Custom Grazing Survey 2007:
Strategies and Implications
Most of the custom-grazing operations that were interviewed
were at capacity (76 percent). In both stocker and cow-calf
operations, about half of those at full capacity would expand if
more pasture acres were available.
In both stocker and cow-calf operations, 15 percent were at capac-
ity and planned to decrease their numbers because of reasons in-
cluding: limited time and labor supply, expanding their own cattle
herd, higher pasture rental costs, and less pasture land available.
Seventy-fi ve percent of both cow-calf and stocker operations saw
custom grazing as part of their long-term farm strategy. They
enjoyed the regular cash fl ow and diversity that custom grazing
brings to their total farm operation.
Those not considering custom grazing as a long-term farm strategy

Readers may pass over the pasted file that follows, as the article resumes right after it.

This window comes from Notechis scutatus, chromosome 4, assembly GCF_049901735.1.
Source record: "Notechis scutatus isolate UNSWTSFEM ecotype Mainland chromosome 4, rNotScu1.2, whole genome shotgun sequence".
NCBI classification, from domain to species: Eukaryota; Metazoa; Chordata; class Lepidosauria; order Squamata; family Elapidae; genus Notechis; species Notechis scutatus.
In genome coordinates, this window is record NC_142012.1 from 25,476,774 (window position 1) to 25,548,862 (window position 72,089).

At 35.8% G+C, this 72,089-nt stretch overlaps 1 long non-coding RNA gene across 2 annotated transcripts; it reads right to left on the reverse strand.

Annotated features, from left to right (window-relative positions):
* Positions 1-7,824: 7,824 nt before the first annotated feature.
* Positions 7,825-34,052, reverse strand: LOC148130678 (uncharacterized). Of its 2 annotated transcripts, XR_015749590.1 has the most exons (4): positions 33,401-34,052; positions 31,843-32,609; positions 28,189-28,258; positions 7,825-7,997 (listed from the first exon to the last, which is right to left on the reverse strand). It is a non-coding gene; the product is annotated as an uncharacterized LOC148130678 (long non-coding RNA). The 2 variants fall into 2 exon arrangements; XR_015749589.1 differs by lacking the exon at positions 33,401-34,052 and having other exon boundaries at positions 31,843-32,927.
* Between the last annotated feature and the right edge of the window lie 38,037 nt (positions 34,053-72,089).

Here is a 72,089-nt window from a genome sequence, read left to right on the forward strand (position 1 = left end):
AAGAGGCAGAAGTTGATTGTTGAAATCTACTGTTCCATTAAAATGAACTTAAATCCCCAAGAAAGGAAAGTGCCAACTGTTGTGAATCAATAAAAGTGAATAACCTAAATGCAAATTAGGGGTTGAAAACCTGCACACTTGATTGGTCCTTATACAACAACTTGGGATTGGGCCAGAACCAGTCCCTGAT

indicated they were doing custom grazing as a stop-gap measure
because of a lack of capital, or they were waiting out the current
cattle cycle, or they were just trying it for a short while.
Several custom-grazing operations were using incentives or sur-
charges in the contracts to reward better management or to charge
for extra labor provided.
Incentives or surcharges mentioned included:
u $1 chute charge per time through chute
u $35-$37 incentive for live calf weaned from fi rst-calf heifers
u $25-$30 incentive per live calf weaned from cows
u $200 incentive per calf that exceeds a 90-percent calf crop
u $10-$25 incentive per live calf born
u $20-$30 labor charge per cow calving in the spring
u $15-$20 labor charge per cow calving in the fall
u $5-$15 AI labor charge per cow
u $35 per cow for providing bulls
u $250 per bred heifer in the fall for all costs, including artifi -
cial insemination (AI), from April 15 to Sept. 15
u 25 cents per hour per day for a contract “manager” fee
Items to include in custom-grazing leases
Custom-grazing operators were asked to respond to this question:
What are the issues to cover in custom-grazing leases, the pitfalls